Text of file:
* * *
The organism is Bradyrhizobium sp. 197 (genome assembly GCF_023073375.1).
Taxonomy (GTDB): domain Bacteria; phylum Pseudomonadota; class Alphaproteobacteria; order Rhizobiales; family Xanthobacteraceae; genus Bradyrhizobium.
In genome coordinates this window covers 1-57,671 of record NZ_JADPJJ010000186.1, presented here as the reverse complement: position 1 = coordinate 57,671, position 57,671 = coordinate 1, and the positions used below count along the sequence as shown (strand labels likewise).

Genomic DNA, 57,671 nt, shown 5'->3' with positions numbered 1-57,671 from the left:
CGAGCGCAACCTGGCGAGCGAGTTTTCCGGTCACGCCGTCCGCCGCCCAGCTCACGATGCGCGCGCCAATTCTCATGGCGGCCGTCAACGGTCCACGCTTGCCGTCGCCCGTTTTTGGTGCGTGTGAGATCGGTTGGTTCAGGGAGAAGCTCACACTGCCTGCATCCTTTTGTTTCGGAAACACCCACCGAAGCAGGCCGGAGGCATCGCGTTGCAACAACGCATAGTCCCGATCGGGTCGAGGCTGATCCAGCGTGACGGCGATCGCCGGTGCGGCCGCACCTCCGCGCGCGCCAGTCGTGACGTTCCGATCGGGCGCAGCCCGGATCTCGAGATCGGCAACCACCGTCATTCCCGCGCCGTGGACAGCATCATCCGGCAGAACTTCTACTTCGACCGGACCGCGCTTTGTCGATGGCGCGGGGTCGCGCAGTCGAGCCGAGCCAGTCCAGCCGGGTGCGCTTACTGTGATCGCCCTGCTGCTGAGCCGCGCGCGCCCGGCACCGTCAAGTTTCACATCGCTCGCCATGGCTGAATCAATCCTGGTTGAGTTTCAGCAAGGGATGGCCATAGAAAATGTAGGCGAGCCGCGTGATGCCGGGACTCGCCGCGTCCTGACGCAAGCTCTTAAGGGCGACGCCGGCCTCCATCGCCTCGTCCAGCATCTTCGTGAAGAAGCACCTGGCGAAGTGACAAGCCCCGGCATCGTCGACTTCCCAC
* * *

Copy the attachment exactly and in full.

The organism is Bradyrhizobium sp. 197 (genome assembly GCF_023073375.1).
Taxonomy (GTDB): domain Bacteria; phylum Pseudomonadota; class Alphaproteobacteria; order Rhizobiales; family Xanthobacteraceae; genus Bradyrhizobium.
In genome coordinates this window covers 1-57,671 of record NZ_JADPJJ010000186.1, presented here as the reverse complement: position 1 = coordinate 57,671, position 57,671 = coordinate 1, and the positions used below count along the sequence as shown (strand labels likewise).

Genomic DNA, 57,671 nt, shown 5'->3' with positions numbered 1-57,671 from the left:
CGAGCGCAACCTGGCGAGCGAGTTTTCCGGTCACGCCGTCCGCCGCCCAGCTCACGATGCGCGCGCCAATTCTCATGGCGGCCGTCAACGGTCCACGCTTGCCGTCGCCCGTTTTTGGTGCGTGTGAGATCGGTTGGTTCAGGGAGAAGCTCACACTGCCTGCATCCTTTTGTTTCGGAAACACCCACCGAAGCAGGCCGGAGGCATCGCGTTGCAACAACGCATAGTCCCGATCGGGTCGAGGCTGATCCAGCGTGACGGCGATCGCCGGTGCGGCCGCACCTCCGCGCGCGCCAGTCGTGACGTTCCGATCGGGCGCAGCCCGGATCTCGAGATCGGCAACCACCGTCATTCCCGCGCCGTGGACAGCATCATCCGGCAGAACTTCTACTTCGACCGGACCGCGCTTTGTCGATGGCGCGGGGTCGCGCAGTCGAGCCGAGCCAGTCCAGCCGGGTGCGCTTACTGTGATCGCCCTGCTGCTGAGCCGCGCGCGCCCGGCACCGTCAAGTTTCACATCGCTCGCCATGGCTGAATCAATCCTGGTTGAGTTTCAGCAAGGGATGGCCATAGAAAATGTAGGCGAGCCGCGTGATGCCGGGACTCGCCGCGTCCTGACGCAAGCTCTTAAGGGCGACGCCGGCCTCCATCGCCTCGTCCAGCATCTTCGTGAAGAAGCACCTGGCGAAGTGACAAGCCCCGGCATCGTCGACTTCCCAC